So now you are asking, “What can be done to protect me from these vile robots?”. Well that answer is also simple. Most robot script are not smart enough, yet, to search Javascript code that scrambles an email address and form it back into a valid email address. So here is how to do it:

First, you need to go into the HTML code and insert the Javascript as follows:

var theuser = "username" // change this to be the username, or portion of the email to the left of the @
var thehost = "" // change this to be your domain name
var themessage = theuser + "@" + thehost;
// Now we tell Javascript to bring the pieces of the email address together visually on the screen as a link
document.write("<a href=" + "mail" + "to:" + theuser + "@" + thehost + ">" + themessage + "</a>")

Note: Be sure to substitute username and with your own information.

Now when you view your webpage in your favorite browser (Firefox) you will see the email as a link like you wanted, and the robots will see a bunch of code that most of them cannot form into a valid email address.

apache css javascript programming Quick Tips

Javascript disable right click and image tool bar

A recent request from a client was to make life more difficult for his competitors to steal images from his site. He was worried that they could save the images using the Image Toolbar in newer versions of Internet Explorer, and by using the right click menu on the page. For those of you that wish to stop the right clickers from stealing your code, or from stealing images, here is a quick and easy way to make life more difficult for them.

To disable the Internet Explorer Image Toolbar for an entire page add this meta tag:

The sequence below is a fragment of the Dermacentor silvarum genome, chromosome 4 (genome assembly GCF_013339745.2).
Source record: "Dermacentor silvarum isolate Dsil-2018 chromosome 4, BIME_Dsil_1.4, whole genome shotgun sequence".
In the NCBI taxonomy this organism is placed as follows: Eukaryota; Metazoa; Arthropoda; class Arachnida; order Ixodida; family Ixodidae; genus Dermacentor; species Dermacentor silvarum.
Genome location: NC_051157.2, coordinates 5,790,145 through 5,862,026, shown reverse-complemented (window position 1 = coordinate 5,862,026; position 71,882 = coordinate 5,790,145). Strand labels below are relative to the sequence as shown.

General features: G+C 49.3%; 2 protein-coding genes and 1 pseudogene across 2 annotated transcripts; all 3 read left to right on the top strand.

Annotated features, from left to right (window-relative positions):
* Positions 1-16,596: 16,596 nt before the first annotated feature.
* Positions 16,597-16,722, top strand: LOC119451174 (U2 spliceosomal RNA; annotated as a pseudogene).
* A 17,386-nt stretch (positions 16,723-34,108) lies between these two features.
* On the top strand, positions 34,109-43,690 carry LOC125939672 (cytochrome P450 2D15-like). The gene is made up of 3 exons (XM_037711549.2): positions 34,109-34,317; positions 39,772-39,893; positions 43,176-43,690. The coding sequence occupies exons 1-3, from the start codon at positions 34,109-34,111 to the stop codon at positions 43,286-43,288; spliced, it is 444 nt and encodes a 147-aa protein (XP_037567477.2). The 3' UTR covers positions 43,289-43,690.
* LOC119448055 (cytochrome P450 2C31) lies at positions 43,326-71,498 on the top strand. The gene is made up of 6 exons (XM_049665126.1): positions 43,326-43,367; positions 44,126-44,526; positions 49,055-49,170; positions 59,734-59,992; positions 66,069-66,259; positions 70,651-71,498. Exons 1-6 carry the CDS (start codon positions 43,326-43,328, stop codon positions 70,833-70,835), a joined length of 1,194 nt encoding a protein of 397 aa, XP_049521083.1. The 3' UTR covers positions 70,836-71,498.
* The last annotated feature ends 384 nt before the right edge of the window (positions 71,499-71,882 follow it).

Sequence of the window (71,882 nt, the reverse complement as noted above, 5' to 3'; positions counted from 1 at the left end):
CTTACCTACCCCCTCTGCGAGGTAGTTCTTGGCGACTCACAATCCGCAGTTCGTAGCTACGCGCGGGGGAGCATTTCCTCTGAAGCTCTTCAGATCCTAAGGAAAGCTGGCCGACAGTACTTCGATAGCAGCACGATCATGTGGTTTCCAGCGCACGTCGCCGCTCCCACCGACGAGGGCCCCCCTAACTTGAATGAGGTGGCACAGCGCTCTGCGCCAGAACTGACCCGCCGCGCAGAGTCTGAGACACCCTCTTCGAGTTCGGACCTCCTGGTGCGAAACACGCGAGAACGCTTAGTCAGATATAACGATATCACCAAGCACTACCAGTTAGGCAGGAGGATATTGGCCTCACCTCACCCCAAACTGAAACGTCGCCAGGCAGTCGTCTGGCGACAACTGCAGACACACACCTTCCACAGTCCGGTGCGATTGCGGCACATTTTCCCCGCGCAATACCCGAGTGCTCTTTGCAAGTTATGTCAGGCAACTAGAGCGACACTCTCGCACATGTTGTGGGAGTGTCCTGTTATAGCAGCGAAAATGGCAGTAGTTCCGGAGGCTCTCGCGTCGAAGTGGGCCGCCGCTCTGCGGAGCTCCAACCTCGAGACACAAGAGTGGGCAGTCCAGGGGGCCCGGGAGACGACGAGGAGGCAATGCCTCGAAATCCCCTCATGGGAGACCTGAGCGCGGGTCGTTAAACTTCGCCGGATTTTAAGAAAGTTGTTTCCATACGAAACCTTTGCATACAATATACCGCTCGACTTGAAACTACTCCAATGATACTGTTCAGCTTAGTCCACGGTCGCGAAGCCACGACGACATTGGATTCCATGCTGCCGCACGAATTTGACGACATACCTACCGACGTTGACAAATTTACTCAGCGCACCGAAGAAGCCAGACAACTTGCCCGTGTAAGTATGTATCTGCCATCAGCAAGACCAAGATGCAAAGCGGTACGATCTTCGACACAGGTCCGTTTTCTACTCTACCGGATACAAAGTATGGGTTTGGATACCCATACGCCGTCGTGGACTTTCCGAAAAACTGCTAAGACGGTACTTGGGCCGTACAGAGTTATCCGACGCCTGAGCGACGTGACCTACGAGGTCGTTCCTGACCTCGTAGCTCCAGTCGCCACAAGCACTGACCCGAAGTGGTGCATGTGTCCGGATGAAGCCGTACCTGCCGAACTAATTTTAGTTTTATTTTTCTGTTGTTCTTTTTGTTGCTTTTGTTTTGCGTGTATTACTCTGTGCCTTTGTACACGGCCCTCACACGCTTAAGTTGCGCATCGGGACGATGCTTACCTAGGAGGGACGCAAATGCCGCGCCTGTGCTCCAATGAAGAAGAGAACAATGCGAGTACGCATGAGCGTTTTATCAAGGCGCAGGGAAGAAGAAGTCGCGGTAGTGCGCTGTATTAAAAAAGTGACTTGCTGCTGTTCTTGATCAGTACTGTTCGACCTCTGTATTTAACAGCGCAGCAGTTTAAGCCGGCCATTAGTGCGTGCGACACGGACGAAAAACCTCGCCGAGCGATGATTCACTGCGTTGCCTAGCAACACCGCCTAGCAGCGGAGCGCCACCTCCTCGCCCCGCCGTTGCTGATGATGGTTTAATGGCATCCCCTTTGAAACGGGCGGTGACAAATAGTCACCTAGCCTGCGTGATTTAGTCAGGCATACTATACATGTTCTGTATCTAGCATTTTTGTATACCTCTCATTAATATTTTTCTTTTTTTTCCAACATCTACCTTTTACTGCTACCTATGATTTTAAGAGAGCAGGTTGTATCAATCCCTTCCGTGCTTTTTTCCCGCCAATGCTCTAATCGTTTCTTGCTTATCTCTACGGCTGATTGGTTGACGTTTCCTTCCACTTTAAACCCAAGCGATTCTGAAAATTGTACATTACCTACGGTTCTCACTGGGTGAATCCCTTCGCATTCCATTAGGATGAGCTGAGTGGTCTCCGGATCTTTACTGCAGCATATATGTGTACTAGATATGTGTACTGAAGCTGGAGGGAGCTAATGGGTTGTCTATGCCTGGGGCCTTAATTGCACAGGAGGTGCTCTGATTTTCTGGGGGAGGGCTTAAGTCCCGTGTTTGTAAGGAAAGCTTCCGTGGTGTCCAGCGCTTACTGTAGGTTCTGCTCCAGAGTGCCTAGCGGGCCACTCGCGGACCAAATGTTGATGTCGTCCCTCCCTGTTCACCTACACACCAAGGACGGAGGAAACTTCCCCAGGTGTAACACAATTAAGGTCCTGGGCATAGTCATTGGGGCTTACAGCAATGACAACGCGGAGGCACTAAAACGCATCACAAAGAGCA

<meta http-equiv="imagetoolbar" content="no">

To disable the Internet Explorer Image Toolbar for an individual Image do this:

<img src="image.gif" width="250" height="250" galleryimg="no>

Now to handle those who love their “right-click”. For the entire page:

<body oncontextmenu="return false">

And for individual images:

<img src="image.gif" width="250" height="250" oncontextmenu="return false">
css html javascript php programming prototype Quick Tips

CSS style sheet switcher using Prototype

A recent project had a requirementfor a style switcher allowing a visitor to control font size on the site as needed. (Many do not know how to change it through a browser, and most sites are not designed to allow for font size changes without completely trashing presentation.)

Because the project in question was a dynamic site I wanted to make a style sheet switcher that didn’t force a page reload and it seemed like most examples on the net required a page to reload with a new stylesheet. (After PHP or some other scripting language decided which css sheet to render the page with.) This meant additional calls to the server to repopulate data grids and other info, after re-running a query and parsing in PHP. To me this was truly unacceptable load on a server to simply change font sizes on a page.